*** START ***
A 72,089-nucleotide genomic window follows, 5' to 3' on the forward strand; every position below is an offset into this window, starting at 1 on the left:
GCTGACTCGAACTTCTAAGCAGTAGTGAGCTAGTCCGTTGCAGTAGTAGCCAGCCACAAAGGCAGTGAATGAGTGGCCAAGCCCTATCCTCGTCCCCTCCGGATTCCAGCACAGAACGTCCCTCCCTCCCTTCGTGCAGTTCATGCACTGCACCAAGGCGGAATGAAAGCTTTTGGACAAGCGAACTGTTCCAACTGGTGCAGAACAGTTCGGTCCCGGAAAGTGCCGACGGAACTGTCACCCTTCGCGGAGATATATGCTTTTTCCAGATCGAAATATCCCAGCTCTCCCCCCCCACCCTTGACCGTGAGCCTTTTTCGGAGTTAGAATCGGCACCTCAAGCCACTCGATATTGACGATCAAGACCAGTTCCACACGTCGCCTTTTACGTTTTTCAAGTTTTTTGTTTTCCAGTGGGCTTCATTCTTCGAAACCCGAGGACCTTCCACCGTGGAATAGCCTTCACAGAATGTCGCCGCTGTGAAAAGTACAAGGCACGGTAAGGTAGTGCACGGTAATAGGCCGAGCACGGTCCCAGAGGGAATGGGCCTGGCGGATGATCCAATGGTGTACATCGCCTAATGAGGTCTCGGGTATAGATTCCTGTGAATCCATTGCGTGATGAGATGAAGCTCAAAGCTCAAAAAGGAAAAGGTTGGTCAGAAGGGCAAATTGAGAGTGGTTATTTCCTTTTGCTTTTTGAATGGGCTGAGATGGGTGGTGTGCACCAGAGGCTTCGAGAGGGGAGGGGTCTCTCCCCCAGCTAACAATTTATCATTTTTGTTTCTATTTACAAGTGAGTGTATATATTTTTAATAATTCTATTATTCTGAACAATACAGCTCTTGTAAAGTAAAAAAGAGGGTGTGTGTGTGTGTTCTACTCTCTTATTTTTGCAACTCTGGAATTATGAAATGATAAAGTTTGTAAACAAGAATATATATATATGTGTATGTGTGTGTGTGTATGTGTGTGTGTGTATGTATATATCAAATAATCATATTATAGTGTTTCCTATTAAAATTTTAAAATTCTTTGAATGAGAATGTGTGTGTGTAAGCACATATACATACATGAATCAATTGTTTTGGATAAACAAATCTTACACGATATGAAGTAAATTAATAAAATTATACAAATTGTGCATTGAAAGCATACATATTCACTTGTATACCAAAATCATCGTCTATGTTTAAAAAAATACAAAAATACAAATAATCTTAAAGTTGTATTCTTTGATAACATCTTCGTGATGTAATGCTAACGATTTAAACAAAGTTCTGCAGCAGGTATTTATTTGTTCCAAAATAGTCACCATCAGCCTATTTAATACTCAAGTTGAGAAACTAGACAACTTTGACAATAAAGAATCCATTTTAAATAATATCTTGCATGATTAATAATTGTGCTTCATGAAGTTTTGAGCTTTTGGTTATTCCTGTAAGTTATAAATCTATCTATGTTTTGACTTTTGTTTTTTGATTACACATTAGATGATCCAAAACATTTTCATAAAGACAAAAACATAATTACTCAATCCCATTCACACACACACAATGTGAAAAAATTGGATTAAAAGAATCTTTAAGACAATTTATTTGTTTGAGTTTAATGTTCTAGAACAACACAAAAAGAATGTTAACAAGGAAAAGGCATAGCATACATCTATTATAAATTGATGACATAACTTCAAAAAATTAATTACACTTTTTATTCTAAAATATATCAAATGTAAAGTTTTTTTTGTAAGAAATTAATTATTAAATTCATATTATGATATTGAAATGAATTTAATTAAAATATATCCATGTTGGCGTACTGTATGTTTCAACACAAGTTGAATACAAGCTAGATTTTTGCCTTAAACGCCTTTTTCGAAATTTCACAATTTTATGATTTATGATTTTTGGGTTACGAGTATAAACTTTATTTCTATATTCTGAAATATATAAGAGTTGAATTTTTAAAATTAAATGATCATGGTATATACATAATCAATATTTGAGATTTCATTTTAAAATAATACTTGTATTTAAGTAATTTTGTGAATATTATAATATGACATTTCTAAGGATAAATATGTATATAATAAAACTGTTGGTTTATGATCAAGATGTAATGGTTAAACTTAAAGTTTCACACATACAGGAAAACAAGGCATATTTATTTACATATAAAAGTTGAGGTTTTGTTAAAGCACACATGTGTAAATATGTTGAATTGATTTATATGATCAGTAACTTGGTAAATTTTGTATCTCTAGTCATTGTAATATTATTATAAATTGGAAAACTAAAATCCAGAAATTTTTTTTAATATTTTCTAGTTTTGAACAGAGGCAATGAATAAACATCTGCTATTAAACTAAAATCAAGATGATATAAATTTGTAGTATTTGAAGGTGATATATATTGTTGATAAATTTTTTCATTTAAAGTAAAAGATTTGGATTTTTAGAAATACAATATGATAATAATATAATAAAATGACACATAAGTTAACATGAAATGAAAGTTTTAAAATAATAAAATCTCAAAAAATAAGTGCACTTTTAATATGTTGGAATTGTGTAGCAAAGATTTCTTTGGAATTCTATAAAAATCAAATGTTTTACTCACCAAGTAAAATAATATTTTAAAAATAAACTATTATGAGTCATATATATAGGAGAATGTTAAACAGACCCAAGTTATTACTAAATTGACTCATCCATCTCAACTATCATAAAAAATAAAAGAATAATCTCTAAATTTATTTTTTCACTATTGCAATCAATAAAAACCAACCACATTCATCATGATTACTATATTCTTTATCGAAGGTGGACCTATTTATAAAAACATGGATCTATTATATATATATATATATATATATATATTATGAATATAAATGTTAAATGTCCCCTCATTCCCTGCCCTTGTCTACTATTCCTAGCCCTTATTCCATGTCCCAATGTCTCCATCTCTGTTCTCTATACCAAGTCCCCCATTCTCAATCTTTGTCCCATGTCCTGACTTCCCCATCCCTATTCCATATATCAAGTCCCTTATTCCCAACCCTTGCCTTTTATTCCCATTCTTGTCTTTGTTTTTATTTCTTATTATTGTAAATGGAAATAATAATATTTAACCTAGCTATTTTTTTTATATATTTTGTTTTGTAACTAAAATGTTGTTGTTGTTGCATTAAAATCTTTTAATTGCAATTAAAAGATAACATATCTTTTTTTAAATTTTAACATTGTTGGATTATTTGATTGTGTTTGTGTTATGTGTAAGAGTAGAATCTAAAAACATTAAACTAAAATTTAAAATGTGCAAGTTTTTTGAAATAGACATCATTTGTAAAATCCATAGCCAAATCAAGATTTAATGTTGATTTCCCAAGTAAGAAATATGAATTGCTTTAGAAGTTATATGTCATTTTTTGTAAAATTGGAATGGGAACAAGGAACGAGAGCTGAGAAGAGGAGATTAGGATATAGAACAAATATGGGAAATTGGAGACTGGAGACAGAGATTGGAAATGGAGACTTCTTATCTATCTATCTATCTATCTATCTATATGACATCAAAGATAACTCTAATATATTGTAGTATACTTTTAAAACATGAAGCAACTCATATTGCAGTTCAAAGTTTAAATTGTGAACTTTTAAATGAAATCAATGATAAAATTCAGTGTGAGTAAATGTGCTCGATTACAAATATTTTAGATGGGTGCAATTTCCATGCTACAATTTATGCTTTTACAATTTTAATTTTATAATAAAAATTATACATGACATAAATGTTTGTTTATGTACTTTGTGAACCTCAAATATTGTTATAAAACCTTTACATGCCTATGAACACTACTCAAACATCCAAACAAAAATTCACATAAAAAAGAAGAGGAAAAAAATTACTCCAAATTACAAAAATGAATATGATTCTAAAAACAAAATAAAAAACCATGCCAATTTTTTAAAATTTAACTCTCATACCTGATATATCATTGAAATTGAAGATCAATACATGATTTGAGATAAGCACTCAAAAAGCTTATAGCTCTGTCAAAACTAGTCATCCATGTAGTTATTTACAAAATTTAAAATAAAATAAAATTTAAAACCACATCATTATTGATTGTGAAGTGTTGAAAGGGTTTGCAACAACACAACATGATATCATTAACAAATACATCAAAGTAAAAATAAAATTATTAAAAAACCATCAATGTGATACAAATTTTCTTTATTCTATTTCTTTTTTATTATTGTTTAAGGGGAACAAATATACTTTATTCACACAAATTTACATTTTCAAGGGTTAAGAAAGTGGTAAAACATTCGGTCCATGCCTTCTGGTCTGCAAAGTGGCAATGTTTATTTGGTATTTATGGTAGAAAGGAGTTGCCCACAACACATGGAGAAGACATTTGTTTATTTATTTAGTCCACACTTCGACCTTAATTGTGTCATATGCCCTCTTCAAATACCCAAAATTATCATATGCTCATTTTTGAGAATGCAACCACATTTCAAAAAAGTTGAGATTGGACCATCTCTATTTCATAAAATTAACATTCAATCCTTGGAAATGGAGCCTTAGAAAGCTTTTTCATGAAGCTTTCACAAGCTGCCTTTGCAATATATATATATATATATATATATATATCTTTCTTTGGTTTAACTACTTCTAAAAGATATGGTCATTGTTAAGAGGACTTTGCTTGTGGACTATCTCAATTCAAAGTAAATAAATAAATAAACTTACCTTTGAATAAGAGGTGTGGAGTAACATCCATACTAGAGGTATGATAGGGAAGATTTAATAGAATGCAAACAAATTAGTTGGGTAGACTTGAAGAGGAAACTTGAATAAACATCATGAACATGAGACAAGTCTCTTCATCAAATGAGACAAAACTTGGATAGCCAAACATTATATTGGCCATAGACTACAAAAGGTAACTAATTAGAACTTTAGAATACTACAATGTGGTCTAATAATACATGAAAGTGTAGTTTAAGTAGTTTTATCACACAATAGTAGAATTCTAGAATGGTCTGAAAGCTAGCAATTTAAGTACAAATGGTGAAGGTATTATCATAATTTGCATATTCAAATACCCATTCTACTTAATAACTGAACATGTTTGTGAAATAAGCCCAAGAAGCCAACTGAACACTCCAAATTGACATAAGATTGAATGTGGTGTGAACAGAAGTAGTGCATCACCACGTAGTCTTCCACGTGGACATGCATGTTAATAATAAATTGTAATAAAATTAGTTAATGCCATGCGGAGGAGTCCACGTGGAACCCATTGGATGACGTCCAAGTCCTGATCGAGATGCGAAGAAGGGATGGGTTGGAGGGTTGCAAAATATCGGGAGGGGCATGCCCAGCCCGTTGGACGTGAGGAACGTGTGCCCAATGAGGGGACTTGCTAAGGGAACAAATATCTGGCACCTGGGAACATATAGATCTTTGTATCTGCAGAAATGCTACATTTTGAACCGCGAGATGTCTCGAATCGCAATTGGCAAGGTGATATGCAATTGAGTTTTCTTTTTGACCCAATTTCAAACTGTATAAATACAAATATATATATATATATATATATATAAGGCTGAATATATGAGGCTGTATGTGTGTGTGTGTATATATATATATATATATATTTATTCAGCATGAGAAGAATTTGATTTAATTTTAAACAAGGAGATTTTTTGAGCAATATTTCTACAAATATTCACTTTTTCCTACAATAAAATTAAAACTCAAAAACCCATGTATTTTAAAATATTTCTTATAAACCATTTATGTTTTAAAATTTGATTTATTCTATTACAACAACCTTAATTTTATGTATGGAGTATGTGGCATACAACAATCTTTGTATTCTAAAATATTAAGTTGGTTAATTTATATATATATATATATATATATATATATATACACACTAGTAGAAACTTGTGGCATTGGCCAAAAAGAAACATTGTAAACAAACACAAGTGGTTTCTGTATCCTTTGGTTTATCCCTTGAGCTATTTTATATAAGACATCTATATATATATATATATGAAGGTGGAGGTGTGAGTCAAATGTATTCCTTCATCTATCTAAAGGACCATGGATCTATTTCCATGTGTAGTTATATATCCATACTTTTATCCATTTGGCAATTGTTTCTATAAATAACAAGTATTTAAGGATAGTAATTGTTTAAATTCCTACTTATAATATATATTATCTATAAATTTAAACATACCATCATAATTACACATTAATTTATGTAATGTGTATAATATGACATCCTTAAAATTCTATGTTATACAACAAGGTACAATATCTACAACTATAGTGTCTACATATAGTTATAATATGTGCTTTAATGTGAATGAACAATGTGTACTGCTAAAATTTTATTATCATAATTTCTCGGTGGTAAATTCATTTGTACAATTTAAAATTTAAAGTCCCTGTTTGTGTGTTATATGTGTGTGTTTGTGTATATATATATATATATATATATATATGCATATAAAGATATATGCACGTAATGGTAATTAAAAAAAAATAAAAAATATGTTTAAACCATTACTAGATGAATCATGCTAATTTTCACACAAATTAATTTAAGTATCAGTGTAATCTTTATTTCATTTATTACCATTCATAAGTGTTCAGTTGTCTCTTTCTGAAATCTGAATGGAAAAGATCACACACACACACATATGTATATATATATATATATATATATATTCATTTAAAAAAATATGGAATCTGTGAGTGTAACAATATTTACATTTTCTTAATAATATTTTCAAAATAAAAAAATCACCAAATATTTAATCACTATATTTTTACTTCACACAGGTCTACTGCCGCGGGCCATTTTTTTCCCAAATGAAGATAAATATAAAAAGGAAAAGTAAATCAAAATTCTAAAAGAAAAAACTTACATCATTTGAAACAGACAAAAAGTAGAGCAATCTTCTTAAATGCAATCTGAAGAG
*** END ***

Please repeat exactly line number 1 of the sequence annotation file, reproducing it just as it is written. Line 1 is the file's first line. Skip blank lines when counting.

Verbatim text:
A 72,089-nucleotide genomic window follows, 5' to 3' on the forward strand; every position below is an offset into this window, starting at 1 on the left: